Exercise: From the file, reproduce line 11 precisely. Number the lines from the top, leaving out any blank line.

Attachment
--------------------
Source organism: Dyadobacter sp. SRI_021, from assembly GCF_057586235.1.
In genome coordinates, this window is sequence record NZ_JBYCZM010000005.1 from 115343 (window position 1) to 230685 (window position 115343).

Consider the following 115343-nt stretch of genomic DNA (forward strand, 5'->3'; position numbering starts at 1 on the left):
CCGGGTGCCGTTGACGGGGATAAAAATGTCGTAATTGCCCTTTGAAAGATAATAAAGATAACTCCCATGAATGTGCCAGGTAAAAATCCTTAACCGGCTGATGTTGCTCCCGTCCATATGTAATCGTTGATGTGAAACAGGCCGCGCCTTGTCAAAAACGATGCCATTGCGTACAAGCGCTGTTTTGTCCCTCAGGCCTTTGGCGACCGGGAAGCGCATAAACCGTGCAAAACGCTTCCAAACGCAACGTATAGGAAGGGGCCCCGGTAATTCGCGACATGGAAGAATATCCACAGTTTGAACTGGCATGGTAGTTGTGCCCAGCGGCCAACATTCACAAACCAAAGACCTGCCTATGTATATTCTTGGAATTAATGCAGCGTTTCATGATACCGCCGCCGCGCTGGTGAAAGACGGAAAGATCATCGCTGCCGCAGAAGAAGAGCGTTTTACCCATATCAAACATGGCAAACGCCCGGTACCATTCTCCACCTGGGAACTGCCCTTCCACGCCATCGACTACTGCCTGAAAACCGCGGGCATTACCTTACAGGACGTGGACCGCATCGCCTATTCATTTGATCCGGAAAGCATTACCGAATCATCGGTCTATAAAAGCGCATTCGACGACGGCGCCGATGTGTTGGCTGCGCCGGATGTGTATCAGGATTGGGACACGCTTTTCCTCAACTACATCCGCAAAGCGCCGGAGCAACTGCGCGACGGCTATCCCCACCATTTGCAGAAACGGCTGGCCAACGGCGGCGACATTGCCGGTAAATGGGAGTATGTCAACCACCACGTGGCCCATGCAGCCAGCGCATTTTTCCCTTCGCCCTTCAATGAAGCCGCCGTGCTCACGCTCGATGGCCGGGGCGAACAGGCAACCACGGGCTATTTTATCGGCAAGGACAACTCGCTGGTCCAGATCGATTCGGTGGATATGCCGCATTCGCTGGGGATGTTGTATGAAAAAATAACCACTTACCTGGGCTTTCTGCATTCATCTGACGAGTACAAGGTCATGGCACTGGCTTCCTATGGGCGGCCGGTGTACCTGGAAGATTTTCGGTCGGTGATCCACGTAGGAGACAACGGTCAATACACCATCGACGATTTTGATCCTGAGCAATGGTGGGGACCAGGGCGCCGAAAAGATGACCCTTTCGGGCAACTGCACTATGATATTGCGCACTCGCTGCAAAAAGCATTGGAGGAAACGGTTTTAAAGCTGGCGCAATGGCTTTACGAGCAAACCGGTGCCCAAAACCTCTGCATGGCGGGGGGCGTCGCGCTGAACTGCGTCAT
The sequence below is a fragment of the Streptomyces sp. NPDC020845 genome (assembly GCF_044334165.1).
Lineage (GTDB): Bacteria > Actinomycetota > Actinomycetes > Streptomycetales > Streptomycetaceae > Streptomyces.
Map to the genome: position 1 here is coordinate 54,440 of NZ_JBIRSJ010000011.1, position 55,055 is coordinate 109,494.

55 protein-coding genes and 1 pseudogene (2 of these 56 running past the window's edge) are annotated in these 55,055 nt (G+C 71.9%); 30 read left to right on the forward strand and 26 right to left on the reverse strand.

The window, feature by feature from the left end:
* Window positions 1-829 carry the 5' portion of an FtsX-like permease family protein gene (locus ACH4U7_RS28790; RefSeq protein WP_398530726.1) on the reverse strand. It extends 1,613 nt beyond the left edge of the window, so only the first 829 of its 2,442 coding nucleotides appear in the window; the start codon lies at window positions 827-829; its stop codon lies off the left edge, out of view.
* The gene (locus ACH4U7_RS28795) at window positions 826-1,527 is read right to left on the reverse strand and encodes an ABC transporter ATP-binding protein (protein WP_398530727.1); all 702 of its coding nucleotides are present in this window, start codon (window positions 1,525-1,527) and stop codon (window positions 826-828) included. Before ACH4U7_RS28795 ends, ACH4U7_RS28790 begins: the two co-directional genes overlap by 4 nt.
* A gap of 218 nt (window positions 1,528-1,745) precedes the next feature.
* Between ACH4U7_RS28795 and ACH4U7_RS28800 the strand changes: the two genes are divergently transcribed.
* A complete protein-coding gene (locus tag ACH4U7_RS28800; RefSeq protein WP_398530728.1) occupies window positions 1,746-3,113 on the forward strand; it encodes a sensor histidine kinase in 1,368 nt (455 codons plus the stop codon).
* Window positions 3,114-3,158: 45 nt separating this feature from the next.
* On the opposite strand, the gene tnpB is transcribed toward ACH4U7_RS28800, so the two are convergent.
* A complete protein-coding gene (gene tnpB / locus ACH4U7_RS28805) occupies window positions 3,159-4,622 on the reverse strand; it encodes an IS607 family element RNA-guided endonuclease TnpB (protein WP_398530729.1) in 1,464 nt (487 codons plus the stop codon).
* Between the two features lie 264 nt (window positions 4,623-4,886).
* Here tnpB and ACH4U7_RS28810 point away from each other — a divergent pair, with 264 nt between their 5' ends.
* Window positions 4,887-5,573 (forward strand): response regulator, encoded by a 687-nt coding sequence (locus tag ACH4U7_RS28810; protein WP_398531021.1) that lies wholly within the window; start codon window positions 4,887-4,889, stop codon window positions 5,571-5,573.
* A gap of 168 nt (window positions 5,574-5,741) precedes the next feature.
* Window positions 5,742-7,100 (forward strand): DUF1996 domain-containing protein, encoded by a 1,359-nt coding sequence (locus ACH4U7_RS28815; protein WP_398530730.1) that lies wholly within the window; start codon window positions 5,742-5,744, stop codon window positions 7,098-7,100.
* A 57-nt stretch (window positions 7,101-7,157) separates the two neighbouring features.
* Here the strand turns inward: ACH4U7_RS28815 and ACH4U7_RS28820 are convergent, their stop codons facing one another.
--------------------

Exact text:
* The gene (locus ACH4U7_RS28795) at window positions 826-1,527 is read right to left on the reverse strand and encodes an ABC transporter ATP-binding protein (protein WP_398530727.1); all 702 of its coding nucleotides are present in this window, start codon (window positions 1,525-1,527) and stop codon (window positions 826-828) included. Before ACH4U7_RS28795 ends, ACH4U7_RS28790 begins: the two co-directional genes overlap by 4 nt.